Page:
The following charts are the second in a series on the US federal personal income tax system by Mercatus Center senior research fellow Veronique de Rugy.
The first chart uses the most recent data from the IRS to compare individual marginal federal income rates in varying income quintiles. Marginal rates are what taxpayers in a given bracket pay for the portion of their overall income that falls within that bracket’s range, not their entire income.
Americans earning higher incomes have higher marginal rates relative to lower earners regardless of marital status or join filing. Based on marginal tax rates, the current structure of the income tax system is clearly progressive.
The next two charts use data from the IRS Statistics of Income tables to reveal the disproportionate burden of taxation among varying income percentiles. This first bar graph breaks down total federal income tax revenues by the earnings percentiles of the Americans who paid them. This second bar graph includes the share of total earnings based on adjusted gross income (AGI) paid for income taxes among various income percentiles.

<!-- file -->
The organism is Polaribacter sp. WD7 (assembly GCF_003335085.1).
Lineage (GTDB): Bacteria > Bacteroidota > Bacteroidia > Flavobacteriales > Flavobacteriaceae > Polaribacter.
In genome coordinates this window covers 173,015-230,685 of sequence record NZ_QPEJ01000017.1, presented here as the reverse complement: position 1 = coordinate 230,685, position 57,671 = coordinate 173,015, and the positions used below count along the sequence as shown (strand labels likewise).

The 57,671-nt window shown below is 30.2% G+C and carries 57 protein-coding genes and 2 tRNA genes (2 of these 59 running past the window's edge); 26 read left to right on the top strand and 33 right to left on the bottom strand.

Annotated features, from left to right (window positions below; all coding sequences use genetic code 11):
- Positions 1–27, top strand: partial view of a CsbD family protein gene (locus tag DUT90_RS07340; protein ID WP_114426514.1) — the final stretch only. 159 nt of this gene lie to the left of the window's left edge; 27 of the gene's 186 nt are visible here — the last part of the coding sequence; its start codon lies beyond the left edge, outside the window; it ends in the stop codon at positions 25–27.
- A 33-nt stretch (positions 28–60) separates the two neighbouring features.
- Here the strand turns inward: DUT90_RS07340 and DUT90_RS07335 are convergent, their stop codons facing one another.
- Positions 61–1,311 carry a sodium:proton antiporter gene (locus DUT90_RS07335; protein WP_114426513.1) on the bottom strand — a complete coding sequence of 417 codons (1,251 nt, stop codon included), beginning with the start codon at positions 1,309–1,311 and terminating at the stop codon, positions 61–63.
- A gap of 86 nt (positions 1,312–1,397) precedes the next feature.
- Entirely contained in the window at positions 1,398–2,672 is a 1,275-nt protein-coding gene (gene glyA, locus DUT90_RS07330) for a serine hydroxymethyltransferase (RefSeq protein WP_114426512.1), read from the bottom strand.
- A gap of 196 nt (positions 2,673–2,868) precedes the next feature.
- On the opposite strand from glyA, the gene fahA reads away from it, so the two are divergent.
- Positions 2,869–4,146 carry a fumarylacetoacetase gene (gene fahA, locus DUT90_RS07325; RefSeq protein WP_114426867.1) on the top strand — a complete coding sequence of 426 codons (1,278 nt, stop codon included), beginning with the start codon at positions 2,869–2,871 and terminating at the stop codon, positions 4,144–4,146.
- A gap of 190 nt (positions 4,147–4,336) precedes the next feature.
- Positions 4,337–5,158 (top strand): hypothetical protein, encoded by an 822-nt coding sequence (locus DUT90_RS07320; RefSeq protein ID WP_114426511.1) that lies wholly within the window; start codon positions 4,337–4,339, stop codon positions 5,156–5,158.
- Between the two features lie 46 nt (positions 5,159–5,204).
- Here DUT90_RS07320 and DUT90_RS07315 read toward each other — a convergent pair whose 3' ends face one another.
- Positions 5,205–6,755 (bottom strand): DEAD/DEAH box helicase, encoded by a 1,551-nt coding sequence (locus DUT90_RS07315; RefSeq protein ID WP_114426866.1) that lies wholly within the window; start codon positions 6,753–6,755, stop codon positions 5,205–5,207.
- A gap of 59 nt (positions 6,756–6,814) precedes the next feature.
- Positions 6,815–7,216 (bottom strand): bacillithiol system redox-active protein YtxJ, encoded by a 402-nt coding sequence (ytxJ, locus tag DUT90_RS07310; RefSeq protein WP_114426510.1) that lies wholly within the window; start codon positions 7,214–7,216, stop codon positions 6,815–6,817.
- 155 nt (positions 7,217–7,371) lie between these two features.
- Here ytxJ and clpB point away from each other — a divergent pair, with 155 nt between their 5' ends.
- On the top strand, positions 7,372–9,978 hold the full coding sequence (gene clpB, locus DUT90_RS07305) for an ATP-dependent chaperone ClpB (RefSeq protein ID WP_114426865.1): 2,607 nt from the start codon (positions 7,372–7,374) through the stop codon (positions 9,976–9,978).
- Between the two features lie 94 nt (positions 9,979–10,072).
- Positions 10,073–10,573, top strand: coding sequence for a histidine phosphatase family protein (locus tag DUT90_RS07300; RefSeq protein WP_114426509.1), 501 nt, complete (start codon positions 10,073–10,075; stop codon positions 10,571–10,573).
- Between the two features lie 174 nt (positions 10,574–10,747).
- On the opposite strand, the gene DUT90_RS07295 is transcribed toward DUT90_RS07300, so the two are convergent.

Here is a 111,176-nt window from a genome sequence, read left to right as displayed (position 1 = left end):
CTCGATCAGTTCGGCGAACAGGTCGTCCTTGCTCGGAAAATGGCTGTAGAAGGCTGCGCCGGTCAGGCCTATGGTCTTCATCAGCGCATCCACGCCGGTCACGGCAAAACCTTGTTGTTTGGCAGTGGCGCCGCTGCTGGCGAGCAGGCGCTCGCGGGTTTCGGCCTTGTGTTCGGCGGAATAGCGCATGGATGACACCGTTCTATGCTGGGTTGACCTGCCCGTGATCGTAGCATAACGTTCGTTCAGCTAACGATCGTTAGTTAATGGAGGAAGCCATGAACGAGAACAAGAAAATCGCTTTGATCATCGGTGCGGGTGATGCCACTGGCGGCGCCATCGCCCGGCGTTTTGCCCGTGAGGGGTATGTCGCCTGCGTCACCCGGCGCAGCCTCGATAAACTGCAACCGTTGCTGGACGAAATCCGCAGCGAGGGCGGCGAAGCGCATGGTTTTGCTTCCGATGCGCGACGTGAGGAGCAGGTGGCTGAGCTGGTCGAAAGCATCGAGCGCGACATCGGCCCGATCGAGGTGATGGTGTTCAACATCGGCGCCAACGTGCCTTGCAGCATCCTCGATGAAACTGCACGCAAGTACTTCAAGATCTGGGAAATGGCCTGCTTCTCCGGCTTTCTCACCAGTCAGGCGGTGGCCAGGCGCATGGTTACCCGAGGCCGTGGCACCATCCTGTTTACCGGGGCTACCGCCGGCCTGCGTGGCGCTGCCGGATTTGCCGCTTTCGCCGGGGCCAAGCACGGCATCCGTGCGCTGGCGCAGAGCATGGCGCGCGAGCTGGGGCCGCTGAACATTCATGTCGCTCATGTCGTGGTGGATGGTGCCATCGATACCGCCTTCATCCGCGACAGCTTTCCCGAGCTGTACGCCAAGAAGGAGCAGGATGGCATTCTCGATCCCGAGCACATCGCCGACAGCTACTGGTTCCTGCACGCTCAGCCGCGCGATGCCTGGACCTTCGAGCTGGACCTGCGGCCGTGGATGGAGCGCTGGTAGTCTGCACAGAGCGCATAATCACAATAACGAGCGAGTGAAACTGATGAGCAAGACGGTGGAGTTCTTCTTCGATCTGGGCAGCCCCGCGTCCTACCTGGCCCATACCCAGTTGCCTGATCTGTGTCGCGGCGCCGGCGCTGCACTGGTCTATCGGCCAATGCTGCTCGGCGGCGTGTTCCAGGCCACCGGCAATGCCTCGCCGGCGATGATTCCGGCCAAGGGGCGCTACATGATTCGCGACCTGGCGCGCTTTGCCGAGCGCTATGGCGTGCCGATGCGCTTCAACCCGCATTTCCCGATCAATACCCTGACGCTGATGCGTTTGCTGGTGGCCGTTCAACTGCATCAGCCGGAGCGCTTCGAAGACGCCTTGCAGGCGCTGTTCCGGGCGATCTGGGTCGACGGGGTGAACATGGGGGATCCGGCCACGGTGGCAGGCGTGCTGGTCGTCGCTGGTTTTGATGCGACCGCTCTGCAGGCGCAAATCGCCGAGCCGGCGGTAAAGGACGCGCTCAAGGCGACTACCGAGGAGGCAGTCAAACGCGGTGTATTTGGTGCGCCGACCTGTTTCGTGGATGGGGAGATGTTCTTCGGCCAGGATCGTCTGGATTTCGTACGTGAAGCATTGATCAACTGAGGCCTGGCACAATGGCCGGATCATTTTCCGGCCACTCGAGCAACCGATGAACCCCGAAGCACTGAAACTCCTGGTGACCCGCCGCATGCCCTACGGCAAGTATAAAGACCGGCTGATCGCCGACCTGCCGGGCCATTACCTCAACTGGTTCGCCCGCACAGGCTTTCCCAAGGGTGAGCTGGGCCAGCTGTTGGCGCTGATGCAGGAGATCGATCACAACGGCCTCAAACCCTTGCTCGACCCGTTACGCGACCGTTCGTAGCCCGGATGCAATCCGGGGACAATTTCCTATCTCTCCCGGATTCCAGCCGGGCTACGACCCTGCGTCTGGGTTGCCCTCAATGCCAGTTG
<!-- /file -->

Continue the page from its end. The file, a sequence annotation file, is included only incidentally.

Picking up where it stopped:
The top-earning 1 percent of Americans (those who turn in 1.4 million returns making more than $369,000 annually) paid 37.4 percent of federal personal income taxes. However, they earn only 19 percent of income. The top 5 percent of income earners pay almost 60 percent of income taxes while earning almost 34 percent of all personal income.
The Americans at the lower half of the income spectrum (or 70 million returns) paid 2.4 percent of the federal personal income tax revenue. The second chart also shows that almost all federal personal income tax revenues are collected from one half of taxpayers. As these charts suggest, the wealthy disproportionately fund the US federal government through personal income taxes.